Okay, okay, I know that is is actually now the 10th of September, but the link to this weeks boxes is here! It’s a busy week, what with the Royal Adelaide Show and getting the youngest daughter and her horse in shape for their three demonstration Polocrosse matches at 6pm on the 9th, 10th and 11th of September in the Grand Arena! Not that I would ever dream of using my blog as a platform for shameless promotion of a home-gown Australian horse sport. Perish the thought!
I noticed that there was a question about parsley on the Food Connect Facebook page, so I figured that it is worth having a look at it this week.
Parsley comes in two different types, curly leaf or flat leaf – flat leaf is sometimes referred to as Continental or Italian parsley. Apparently, curly leafed parsley has been favoured by some as the flat leaf variety resembles hemlock – not generally a desirable addition to the meal! Parsley is easily grown in just about any space and will reseed itself fairly regularly, thus creating a never-ending supply. Parsley is a great companion plant and is often used for companion plantings with basil and tomatoes.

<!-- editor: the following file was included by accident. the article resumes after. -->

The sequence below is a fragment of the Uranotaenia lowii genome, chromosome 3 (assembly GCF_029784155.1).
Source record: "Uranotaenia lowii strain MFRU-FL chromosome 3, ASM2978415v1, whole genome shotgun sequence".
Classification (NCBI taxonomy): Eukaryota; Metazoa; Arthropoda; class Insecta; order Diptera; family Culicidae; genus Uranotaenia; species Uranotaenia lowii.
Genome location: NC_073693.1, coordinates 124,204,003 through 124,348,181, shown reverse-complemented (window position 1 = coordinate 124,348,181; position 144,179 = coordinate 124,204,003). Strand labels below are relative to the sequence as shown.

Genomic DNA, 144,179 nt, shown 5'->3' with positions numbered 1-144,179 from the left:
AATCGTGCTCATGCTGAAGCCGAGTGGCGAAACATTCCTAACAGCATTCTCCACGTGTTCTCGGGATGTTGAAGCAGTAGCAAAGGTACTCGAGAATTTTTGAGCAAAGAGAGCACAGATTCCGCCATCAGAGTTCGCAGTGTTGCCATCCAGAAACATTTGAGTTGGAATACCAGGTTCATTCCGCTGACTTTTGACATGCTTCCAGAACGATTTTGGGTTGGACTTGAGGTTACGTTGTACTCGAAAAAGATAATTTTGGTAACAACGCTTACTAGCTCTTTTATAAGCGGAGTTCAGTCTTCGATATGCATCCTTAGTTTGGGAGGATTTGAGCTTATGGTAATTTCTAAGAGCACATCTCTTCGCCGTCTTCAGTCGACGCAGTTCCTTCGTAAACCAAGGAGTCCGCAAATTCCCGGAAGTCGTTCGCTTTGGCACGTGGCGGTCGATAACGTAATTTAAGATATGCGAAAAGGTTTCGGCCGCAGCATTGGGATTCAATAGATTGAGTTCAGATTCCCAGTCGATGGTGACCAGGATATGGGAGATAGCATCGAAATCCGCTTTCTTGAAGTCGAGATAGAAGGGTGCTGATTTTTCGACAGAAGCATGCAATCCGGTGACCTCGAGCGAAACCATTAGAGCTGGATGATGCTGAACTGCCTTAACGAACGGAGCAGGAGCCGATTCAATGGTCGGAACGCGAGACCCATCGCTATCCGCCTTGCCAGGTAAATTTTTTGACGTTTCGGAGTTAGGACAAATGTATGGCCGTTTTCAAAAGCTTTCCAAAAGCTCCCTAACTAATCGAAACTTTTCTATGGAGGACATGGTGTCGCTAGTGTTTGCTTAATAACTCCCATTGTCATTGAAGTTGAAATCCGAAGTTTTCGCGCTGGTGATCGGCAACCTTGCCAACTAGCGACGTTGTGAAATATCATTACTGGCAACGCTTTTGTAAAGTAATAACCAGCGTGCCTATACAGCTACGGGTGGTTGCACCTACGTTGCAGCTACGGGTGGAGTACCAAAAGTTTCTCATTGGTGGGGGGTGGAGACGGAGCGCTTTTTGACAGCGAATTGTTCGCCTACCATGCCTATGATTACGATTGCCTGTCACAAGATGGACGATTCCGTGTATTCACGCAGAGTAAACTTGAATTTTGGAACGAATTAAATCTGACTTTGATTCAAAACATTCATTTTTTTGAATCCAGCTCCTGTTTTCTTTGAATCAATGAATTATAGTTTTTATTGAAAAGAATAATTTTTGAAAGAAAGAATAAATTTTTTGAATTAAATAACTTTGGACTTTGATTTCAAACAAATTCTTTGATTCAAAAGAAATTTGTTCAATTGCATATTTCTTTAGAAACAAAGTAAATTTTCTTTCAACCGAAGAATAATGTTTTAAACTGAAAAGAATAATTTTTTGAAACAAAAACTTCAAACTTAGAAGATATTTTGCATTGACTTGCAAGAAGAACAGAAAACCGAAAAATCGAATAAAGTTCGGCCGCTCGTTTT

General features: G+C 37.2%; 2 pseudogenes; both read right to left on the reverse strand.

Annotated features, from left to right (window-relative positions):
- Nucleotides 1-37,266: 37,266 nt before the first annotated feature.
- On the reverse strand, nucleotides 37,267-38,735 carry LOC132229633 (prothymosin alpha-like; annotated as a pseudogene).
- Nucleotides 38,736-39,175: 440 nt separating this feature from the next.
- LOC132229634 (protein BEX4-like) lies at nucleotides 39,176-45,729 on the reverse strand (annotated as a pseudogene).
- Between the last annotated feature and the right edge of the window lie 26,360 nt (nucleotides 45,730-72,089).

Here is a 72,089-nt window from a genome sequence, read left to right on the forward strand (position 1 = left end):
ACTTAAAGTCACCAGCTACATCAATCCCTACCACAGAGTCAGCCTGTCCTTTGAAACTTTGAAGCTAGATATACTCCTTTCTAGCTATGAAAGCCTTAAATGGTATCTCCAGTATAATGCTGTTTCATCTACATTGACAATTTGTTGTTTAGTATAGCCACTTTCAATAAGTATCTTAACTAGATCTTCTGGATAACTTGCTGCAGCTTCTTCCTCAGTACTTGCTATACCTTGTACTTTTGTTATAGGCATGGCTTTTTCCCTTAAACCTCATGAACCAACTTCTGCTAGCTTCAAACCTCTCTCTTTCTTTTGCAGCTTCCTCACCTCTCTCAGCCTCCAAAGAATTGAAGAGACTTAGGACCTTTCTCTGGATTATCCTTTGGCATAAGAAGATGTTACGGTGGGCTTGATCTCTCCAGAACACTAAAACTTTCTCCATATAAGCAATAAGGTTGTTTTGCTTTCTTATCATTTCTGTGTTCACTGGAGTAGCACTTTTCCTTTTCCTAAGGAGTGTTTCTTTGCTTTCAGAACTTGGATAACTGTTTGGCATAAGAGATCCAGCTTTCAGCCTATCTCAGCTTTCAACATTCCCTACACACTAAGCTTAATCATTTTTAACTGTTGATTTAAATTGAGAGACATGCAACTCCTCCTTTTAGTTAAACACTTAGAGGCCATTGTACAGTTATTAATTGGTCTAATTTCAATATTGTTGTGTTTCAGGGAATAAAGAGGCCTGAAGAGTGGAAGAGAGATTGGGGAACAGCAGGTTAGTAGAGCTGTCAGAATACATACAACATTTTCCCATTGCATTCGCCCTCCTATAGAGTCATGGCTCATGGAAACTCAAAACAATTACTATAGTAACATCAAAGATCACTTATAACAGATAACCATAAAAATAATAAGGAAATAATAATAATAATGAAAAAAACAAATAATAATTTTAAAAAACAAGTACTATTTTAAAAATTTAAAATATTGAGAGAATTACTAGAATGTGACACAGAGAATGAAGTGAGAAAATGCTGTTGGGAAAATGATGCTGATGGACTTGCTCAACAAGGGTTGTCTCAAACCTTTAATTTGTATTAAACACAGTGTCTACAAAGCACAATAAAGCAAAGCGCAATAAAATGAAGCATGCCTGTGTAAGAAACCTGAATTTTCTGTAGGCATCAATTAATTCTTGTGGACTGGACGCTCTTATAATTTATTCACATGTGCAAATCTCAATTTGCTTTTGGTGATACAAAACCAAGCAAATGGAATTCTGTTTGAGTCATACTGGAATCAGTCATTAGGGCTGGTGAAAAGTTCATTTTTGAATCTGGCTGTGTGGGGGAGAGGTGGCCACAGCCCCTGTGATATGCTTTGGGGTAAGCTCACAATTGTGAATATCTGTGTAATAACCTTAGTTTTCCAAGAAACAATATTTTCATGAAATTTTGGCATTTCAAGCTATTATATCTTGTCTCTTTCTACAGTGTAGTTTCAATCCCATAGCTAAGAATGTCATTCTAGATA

Parsley is an attractive garnish for dishes and, finely chopped, is sprinkled over just about everything, but there are a couple of dishes where it seriously comes into it’s own.
Most of us are familiar with Tabouleh as it seems to be sold in just about every supermarket salad bar in the country. However, if this is your only experience of Tabouleh, then you are really missing out. Home made Tabouleh is a wonderful dish and easy to prepare. It uses cracked wheat, also known as Bulgur – which is wheat that has been boiled, dried, then ground.
1/2 cup bulgur
juice of 1 lemon
4 tomatoes, diced
3 spring onions, finely sliced
2 cups flat leafed parsley, chopped by hand
2/3 cup mint, chopped
1/2 cup extra virgin olive oil
Soak the bulgur in cold water for about 10 minutes, then rinse and press out excess water. Mix in a bowl with the lemon juice and tomatoes and leave for 15-20 minutes. Mix in the rest of the ingredients and season with salt and pepper.
The Italians use parsley in a blend called a gremolata which is truly divine and can really take a dish up to the next level. Gremolata is a mix of finely chopped garlic, lemon zest and chopped flat leaf parsley. It is traditionally served sprinkled as a topping on Osso Bucco, but is also great with seafood and other dishes, too.[mc4wp_form id="16750"]